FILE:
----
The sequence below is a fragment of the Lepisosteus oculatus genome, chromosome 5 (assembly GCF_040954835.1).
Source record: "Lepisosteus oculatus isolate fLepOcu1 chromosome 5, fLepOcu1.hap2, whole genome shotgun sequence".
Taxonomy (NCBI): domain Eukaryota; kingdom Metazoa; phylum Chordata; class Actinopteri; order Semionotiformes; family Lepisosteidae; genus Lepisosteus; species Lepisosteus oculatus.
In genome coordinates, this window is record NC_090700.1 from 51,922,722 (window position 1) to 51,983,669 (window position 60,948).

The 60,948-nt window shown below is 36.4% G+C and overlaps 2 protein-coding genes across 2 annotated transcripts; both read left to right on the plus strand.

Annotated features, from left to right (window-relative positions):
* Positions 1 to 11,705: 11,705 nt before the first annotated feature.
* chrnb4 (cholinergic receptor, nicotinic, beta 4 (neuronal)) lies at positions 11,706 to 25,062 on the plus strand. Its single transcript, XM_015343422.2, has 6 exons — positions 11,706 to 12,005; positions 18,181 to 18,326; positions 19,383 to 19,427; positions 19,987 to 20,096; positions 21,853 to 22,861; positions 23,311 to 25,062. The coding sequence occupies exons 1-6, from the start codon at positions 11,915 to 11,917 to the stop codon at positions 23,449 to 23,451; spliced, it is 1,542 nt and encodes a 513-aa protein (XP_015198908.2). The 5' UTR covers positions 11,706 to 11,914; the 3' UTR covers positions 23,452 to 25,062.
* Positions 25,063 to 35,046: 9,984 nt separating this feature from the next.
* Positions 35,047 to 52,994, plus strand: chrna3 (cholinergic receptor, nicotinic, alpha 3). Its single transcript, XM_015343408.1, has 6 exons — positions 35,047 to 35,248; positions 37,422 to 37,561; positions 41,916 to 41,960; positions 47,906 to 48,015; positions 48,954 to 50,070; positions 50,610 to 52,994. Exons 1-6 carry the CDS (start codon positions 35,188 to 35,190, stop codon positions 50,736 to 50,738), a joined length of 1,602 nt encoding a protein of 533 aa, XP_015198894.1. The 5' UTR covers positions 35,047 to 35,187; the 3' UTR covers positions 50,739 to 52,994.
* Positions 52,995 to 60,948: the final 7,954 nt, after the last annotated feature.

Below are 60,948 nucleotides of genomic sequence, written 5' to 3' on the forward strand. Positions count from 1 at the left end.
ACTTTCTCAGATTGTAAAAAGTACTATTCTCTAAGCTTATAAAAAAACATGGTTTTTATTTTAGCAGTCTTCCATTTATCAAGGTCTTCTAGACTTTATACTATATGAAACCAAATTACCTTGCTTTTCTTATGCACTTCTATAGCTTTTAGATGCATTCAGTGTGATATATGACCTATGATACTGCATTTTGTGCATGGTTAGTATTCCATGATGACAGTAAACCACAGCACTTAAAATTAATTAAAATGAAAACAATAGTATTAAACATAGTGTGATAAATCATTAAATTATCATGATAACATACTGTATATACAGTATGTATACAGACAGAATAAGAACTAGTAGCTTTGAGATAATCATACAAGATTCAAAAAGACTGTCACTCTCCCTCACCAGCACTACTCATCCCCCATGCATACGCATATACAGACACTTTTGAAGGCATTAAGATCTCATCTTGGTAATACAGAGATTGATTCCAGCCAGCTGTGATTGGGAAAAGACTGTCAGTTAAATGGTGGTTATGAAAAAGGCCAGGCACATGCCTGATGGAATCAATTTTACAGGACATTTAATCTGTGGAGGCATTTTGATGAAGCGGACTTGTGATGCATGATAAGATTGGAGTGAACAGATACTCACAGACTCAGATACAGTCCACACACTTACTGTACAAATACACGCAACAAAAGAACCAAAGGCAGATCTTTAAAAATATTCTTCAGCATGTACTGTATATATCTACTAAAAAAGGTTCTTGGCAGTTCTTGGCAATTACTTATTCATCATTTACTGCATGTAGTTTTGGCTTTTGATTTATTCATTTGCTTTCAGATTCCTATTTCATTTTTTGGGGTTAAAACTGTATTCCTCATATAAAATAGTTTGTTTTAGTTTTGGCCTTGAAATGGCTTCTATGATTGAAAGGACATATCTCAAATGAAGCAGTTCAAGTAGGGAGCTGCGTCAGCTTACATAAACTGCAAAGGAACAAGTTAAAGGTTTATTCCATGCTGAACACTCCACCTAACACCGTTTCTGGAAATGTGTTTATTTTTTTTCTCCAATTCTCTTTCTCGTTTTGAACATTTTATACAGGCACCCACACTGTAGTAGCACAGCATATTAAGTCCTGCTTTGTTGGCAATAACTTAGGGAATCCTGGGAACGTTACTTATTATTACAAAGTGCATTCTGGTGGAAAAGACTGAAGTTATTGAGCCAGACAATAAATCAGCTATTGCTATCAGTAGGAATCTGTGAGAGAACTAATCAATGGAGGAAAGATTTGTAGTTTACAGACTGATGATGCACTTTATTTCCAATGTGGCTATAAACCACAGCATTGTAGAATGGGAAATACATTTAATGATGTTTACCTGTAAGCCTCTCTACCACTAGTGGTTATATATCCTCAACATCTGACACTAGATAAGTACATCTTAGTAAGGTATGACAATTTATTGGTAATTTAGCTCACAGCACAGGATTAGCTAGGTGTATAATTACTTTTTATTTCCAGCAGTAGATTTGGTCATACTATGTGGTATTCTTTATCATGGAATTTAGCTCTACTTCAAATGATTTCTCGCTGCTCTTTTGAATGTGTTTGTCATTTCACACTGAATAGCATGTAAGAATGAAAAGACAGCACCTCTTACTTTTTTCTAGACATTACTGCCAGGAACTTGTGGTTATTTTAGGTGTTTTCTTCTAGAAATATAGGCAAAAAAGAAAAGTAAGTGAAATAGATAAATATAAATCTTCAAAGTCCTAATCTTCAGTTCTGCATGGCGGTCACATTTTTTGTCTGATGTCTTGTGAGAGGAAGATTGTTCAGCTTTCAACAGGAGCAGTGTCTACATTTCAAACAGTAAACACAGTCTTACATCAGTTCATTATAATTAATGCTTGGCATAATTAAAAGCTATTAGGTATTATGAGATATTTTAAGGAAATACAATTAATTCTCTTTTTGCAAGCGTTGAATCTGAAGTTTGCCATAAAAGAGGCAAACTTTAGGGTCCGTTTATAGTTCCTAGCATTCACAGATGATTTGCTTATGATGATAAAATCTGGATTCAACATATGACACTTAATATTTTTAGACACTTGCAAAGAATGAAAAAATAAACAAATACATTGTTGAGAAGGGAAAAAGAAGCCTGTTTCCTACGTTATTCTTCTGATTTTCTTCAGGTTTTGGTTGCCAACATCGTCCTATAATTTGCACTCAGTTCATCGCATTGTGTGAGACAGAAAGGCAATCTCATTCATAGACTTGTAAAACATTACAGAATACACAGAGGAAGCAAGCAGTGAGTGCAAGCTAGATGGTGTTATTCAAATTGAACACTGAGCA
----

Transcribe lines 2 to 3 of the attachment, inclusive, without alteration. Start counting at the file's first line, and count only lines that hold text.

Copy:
Source record: "Lepisosteus oculatus isolate fLepOcu1 chromosome 5, fLepOcu1.hap2, whole genome shotgun sequence".
Taxonomy (NCBI): domain Eukaryota; kingdom Metazoa; phylum Chordata; class Actinopteri; order Semionotiformes; family Lepisosteidae; genus Lepisosteus; species Lepisosteus oculatus.